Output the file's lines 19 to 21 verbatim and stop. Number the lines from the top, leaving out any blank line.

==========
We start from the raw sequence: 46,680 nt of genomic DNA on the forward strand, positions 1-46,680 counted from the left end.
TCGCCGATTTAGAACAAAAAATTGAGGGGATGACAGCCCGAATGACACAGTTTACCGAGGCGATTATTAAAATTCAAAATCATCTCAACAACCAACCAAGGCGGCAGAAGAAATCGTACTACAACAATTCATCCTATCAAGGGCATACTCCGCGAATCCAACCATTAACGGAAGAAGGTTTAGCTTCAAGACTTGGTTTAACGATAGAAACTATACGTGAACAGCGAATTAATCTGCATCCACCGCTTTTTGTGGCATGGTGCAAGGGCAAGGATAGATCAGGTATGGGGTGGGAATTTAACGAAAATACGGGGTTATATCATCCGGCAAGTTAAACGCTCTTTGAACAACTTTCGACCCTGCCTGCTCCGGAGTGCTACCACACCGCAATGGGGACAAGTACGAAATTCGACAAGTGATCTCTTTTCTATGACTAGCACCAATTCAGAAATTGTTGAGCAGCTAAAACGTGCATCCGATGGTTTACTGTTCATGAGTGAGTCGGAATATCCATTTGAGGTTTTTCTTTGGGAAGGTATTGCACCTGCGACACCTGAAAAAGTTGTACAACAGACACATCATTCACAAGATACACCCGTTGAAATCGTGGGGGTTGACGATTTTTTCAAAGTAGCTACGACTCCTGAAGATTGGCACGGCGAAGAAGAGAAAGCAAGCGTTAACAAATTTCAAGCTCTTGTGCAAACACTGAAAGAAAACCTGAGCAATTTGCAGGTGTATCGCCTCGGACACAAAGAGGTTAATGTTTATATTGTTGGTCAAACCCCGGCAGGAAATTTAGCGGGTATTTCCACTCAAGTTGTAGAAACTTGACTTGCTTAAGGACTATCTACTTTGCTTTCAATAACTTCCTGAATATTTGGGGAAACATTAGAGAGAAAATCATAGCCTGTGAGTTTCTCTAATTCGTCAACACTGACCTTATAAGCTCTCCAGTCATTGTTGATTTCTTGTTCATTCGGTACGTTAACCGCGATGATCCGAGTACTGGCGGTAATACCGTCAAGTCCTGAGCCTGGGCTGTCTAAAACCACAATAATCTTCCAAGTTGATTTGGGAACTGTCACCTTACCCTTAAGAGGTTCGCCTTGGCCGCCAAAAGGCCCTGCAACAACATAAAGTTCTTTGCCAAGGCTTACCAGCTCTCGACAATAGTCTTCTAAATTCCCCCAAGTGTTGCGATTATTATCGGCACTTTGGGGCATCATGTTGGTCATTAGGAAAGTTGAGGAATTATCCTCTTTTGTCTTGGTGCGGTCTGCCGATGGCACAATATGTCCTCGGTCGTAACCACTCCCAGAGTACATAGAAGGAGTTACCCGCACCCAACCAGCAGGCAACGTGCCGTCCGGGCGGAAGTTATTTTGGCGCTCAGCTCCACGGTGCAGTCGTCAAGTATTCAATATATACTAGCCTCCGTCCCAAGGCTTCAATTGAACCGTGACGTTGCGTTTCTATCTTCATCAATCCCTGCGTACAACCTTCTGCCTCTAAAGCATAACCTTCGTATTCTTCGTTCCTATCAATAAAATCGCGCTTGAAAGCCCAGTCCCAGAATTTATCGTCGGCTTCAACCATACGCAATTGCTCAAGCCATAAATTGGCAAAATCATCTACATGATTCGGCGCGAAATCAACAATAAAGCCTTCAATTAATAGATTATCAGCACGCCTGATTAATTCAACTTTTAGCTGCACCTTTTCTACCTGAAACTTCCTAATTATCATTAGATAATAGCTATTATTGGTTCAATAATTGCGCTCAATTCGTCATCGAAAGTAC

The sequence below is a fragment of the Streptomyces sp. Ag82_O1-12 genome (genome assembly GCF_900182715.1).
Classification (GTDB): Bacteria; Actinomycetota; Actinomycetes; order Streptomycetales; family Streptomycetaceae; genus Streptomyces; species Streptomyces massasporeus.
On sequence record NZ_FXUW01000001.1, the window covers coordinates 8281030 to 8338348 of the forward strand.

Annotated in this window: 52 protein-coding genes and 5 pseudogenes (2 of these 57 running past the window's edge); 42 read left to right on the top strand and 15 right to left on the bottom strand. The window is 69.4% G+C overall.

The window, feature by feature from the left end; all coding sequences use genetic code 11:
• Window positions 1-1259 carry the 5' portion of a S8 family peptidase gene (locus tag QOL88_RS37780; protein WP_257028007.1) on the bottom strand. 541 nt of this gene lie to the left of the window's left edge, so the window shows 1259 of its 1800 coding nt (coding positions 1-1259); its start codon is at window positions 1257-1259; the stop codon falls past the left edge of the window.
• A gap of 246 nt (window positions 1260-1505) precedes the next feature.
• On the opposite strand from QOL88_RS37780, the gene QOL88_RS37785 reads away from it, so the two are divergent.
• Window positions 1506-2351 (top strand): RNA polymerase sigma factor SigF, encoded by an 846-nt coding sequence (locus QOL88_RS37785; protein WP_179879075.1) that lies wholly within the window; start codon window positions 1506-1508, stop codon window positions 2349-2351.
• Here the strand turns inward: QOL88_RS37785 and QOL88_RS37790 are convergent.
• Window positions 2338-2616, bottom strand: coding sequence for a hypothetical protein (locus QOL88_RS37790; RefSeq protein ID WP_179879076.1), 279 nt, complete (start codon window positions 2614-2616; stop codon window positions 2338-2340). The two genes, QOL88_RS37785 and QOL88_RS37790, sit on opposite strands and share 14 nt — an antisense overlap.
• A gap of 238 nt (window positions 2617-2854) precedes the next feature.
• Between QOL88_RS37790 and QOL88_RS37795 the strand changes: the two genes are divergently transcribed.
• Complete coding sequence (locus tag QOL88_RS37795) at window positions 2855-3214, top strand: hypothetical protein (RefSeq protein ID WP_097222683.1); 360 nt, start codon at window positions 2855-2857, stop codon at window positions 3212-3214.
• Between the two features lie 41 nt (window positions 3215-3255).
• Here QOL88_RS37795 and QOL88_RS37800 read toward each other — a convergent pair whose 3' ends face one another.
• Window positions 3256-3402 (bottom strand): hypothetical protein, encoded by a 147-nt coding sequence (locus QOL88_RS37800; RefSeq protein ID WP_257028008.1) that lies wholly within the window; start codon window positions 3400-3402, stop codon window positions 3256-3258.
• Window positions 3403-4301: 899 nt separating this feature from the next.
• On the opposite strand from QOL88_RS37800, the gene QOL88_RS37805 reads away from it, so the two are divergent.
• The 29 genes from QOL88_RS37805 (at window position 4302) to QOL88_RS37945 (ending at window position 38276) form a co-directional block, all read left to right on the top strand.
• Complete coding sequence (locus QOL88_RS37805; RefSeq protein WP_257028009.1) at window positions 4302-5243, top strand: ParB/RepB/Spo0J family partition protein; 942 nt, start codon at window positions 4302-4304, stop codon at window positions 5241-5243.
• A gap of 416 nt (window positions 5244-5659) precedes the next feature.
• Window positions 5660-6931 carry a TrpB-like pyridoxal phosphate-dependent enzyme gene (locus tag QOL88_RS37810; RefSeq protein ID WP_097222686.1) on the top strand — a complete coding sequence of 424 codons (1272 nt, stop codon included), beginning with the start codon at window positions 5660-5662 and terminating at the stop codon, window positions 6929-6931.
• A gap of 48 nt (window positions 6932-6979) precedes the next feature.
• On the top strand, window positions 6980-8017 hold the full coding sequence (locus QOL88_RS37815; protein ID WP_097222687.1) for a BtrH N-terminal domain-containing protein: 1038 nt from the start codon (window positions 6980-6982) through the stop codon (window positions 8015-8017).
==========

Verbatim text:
• Window positions 3256-3402 (bottom strand): hypothetical protein, encoded by a 147-nt coding sequence (locus QOL88_RS37800; RefSeq protein ID WP_257028008.1) that lies wholly within the window; start codon window positions 3400-3402, stop codon window positions 3256-3258.
• Window positions 3403-4301: 899 nt separating this feature from the next.
• On the opposite strand from QOL88_RS37800, the gene QOL88_RS37805 reads away from it, so the two are divergent.